Nothing captures the charm of Edinburgh like the bestselling Isabel Dalhousie series of novels featuring the insatiably curious philosopher and woman detective. Whether investigating a case or a problem of philosophy, the indefatigable Isabel Dalhousie, one of fiction's most richly developed amateur detectives, is always ready to pursue the answers to all of life's questions, large and small. In the fourth installment of this enchanting, beloved series, Isabel Dalhousie, who is now a mother, returns to investigate an irresistible puzzle in the art world. Isabel Dalhousie-the nosiest and most sympathetic philosopher you are likely to meet-now has a son, Charlie, whose doting father Jamie has an intriguing idea to pose to Isabel: marriage. But Isabel wonders if Jamie is too young to be serious? And how would Cat respond? On top of these matters, the ambitious Professor Dove has seized Isabel's position as editor of the Review of Applied Ethics. However, nothing it seems can diminish Isabel's innate curiosity. And when she recognizes that two paintings attributed to a deceased artist have simultaneously appeared on the market, she can't help but think that they're forgeries. So Isabel begins an investigation and soon finds herself diverted from her musings about parenthood and onto a path of inquiry into the soul of an artist.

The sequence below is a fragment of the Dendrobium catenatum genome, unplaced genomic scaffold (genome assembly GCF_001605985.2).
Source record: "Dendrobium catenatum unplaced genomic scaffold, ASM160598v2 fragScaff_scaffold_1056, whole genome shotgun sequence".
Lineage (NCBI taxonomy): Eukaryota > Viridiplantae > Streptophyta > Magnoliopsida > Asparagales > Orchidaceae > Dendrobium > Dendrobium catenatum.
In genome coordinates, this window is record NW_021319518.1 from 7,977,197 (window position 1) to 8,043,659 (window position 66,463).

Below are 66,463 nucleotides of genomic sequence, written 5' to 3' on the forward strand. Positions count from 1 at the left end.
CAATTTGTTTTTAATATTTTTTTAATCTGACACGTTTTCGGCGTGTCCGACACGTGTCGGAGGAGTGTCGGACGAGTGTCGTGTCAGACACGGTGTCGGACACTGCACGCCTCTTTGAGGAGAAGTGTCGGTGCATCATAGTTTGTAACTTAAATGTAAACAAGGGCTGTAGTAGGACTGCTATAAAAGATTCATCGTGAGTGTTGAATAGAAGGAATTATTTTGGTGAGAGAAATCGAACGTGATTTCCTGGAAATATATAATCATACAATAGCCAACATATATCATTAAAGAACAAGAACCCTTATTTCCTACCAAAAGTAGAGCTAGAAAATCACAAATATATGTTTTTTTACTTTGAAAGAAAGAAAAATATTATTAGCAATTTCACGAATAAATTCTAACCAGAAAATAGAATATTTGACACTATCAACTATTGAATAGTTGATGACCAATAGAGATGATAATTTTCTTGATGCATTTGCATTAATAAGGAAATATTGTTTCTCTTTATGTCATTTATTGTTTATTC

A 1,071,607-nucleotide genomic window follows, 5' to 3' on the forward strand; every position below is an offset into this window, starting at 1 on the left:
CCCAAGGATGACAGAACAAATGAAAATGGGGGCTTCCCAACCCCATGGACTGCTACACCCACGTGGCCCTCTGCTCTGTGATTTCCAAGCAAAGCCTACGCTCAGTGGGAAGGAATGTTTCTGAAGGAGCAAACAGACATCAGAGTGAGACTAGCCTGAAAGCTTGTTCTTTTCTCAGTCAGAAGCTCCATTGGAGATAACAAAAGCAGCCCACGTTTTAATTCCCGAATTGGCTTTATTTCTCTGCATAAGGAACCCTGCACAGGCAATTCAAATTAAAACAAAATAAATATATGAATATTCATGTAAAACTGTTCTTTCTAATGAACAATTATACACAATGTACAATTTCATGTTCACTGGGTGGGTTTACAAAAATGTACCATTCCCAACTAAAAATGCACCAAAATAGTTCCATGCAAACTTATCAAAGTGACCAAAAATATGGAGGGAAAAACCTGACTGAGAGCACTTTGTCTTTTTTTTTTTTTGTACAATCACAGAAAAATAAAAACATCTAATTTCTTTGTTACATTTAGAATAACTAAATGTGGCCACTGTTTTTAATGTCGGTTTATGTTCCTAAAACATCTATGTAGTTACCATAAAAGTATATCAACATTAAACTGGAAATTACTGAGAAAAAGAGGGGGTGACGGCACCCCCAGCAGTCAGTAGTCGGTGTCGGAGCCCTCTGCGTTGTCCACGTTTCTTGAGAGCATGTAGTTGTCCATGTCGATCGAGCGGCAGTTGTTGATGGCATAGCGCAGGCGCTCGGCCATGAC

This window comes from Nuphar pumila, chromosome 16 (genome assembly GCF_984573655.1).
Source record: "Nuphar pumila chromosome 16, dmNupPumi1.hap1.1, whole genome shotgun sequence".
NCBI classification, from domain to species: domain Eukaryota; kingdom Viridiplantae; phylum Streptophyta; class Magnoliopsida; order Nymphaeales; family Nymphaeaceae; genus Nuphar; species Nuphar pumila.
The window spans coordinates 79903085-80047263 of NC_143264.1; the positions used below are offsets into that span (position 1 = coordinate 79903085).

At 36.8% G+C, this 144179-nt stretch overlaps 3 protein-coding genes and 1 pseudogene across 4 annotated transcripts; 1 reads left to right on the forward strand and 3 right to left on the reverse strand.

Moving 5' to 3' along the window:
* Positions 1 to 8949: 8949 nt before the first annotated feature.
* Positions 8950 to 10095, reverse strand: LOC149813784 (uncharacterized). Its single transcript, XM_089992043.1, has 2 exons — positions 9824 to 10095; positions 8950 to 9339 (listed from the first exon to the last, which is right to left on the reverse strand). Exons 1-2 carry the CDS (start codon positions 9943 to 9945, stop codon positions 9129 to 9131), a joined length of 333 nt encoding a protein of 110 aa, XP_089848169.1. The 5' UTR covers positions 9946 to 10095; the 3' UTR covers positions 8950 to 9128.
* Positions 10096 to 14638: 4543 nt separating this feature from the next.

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by Alexander McCall Smith
"Isabel Dalhousie, editor of a philosophy review, has a new baby, fathered by her niece's ex-boyfriend, Jamie. Naturally, Cat, her prickly niece, isn't too happy. Then Isabel gets fired. In the meantime, she suspects that some paintings thought to have been done by a now deceased artist are forged. Isabel is kind, intelligent, determined, and a bit meddlesome. All this comes through in dialogue delivered in an infectious Scots burr while Davina Porter's crisp English diction carries the narrative parts. Something in her voice makes you pay close attention not only to what's happening but also to where it's happening--whether it's Edinburgh or a remote Scottish island. Plot, setting, and a superb reading combine for an enjoyable listen. J.B.G. (c) AudioFile 2008, Portland, Maine"
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